When facing this issue, we cannot act as the KMT or the CCP, limiting ourselves to cross-strait structures or trapping ourselves in historical frameworks. Even more, we cannot allow “political preconditions” to narrow our space for handling cross-strait matters. Cross-strait issues must involve international strategic thinking, yet it is also an extension of domestic policy issues. If we continue to revolve around the cross-strait dimension only, it would not be possible to fundamentally resolve matters with China.
The present situation in the Taiwan Strait is the outcome of an international power structure and the evolution of modern history in East Asia. Therefore, we must place Taiwan within this international structure and focus on the construction of future relations, in order to expand the strategic space that is needed.
Firstly, from the standpoint of stabilizing Asian regional security, the DPP fully understands and identifies with the importance of preserving stability and peace between Taiwan and China. This is Taiwan’s international responsibility.
Secondly, the cross-strait issue is not just a bilateral matter between Taiwan and China, but an issue requiring consideration of the global and regional strategic balance. Therefore, we must engage with all countries, especially our Asian neighbors, to collectively deal with the rise of China.
Lastly, Taiwan must not only develop cross-strait interactions on a bilateral basis. In economic and trade engagements, Taiwan must utilize the international multilateral system as a framework for interaction with China. This is to avoid the current situation of the Ma government that is boxed in a frame set by China, even going as far as making political concessions in exchange for economic benefits.
Political concessions will obscure Taiwan’s sovereign status. The recent friction with the Philippines is evidence of such. When we are unable to clearly identify ourselves, how is it possible to demand that others recognize and support us?
Regarding developments between Taiwan and China, the KMT’s approaches are “peace toward unification” and “peace with inevitable unification.” Over the past three years, in economic, political and diplomatic policy, the Ma administration has made Chinese identity and Chinese values its core. In contrast, the DPP’s position is that in developing relations with China, we must start with Taiwanese identity and Taiwanese values as core; the two sides across the Strait must maintain a relationship that is “peaceful but recognizing differences” and “peaceful and seeking commonality.”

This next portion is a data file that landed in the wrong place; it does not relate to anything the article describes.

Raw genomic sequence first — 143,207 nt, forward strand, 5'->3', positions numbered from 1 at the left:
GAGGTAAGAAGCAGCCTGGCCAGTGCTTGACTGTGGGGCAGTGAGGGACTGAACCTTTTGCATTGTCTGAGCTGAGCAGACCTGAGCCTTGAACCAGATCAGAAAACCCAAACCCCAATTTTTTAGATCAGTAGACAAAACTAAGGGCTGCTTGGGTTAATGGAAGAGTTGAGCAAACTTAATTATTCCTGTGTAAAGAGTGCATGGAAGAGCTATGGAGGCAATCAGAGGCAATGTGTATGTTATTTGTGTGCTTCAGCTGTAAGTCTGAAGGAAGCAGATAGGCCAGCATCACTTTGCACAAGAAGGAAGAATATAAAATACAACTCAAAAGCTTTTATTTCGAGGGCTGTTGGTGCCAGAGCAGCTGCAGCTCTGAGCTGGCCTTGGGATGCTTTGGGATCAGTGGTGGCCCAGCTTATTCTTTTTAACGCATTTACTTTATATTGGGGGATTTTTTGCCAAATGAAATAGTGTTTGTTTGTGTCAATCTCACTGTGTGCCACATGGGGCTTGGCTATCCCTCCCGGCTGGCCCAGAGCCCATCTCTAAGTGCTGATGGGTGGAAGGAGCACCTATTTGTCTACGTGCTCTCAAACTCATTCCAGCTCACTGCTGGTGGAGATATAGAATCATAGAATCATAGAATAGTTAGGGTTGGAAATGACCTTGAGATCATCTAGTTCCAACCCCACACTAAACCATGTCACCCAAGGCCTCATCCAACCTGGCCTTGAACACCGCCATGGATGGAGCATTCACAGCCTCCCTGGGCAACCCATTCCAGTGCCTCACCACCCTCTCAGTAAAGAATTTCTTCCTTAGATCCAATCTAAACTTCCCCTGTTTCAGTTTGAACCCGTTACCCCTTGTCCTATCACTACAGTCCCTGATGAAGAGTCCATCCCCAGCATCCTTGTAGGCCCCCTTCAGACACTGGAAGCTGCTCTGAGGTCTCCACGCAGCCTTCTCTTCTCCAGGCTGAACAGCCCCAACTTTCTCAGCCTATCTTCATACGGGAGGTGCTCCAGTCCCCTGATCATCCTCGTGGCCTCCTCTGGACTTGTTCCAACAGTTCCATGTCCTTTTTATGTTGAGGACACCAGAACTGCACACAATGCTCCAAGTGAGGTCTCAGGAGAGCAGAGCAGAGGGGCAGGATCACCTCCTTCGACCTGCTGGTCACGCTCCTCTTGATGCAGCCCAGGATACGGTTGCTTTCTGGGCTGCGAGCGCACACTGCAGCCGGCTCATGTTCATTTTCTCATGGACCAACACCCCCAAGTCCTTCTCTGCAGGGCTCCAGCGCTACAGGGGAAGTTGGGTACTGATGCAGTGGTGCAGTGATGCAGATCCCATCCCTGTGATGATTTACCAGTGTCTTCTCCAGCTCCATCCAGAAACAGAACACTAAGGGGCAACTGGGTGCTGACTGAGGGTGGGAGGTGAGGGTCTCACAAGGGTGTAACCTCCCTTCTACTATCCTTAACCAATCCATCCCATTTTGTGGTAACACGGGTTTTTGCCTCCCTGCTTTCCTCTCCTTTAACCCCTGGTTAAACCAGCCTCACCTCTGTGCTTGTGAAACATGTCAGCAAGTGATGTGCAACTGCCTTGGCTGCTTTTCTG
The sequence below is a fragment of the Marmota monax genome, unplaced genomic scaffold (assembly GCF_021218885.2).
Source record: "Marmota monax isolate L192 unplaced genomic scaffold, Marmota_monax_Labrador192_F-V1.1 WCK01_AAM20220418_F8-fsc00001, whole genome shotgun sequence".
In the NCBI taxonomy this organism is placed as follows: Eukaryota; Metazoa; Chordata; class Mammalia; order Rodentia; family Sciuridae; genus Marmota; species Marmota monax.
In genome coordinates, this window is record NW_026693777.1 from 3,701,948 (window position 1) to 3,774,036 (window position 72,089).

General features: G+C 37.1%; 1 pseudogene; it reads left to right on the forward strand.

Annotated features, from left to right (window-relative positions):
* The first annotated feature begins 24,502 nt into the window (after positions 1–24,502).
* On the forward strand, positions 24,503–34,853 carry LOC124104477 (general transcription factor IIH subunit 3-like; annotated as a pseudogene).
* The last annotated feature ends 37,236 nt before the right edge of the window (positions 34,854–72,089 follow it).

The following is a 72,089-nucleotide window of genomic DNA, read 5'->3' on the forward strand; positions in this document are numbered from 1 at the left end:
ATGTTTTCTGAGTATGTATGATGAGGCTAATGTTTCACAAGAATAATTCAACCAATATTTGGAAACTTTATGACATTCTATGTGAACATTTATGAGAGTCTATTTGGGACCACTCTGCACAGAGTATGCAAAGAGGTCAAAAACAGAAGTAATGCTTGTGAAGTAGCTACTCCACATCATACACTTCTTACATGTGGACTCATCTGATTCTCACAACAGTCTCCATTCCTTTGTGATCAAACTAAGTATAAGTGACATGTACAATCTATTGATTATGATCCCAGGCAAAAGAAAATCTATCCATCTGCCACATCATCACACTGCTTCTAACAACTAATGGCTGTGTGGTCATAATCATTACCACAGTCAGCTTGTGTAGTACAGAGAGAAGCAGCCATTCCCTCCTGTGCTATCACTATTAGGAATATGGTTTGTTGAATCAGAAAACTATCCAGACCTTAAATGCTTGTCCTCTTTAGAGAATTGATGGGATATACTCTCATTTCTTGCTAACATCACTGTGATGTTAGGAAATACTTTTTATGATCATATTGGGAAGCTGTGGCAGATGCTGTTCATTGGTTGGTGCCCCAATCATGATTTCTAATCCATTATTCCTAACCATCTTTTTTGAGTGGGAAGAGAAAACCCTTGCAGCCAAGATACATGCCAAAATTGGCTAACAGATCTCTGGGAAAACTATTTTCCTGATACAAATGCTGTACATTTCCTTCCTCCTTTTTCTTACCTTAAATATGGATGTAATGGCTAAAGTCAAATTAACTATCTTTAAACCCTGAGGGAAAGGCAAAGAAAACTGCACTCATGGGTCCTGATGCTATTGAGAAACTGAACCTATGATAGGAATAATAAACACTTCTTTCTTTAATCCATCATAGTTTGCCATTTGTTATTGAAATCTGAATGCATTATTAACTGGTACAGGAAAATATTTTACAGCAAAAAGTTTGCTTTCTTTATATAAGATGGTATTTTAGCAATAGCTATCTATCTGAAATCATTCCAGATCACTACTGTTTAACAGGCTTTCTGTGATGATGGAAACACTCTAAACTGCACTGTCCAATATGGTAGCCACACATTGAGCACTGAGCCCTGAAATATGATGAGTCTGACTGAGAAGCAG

Taiwan and China are different in our histories, beliefs and values, political systems, and social identities. Yet Taiwan and China share common responsibilities and interests, which are to pursue a peaceful and stable relationship and to grasp the opportunity for prosperity and development. This is what we mean by “peaceful but recognizing differences” and “peaceful and seeking commonality.”
Therefore I appeal to China, as a large and powerful country, to re-examine the way for long-term development of cross-strait relations upon this understanding. If this could become the basis for building consensus between Taiwan and China, it would be a foundation for dialogue that best meets parity and expectations. We hope that our Security and Strategy Research Center will successfully facilitate research, interaction and dialogue.
The DPP today is striving toward the goal of governing again, so I have many expectations of this think tank.
Firstly, policy must be practical and operational. We are not an academic institution and all our members have extensive practical governing experience. The forward-looking blueprint for the country must be concrete and feasible. Secondly, the think tank must be capable of “dialogue” and not simply conceptualize ideas behind closed doors. We must constantly challenge ourselves to examine the global environment and the latest trends, conducting international exchanges while at the same time listening to grassroots voices. Thirdly, our vision must be forward-looking as opposed to being short-sighted. What we must face are the challenges of not only the next, but future, generations to come.
The think tank and the party will complement each other. Taiwan today is situated in difficulty, as if being in a tiger’s den. We must think and reflect, but we must also act. This think tank will take on the role of a “thinker that takes action,” and it will support the DPP in being a true “action-oriented party that thinks!”
I would like to express my deepest gratitude once again for everyone’s participation. I also hope that this think tank will be able to collect everyone’s wisdom and become a force for progress for Taiwan.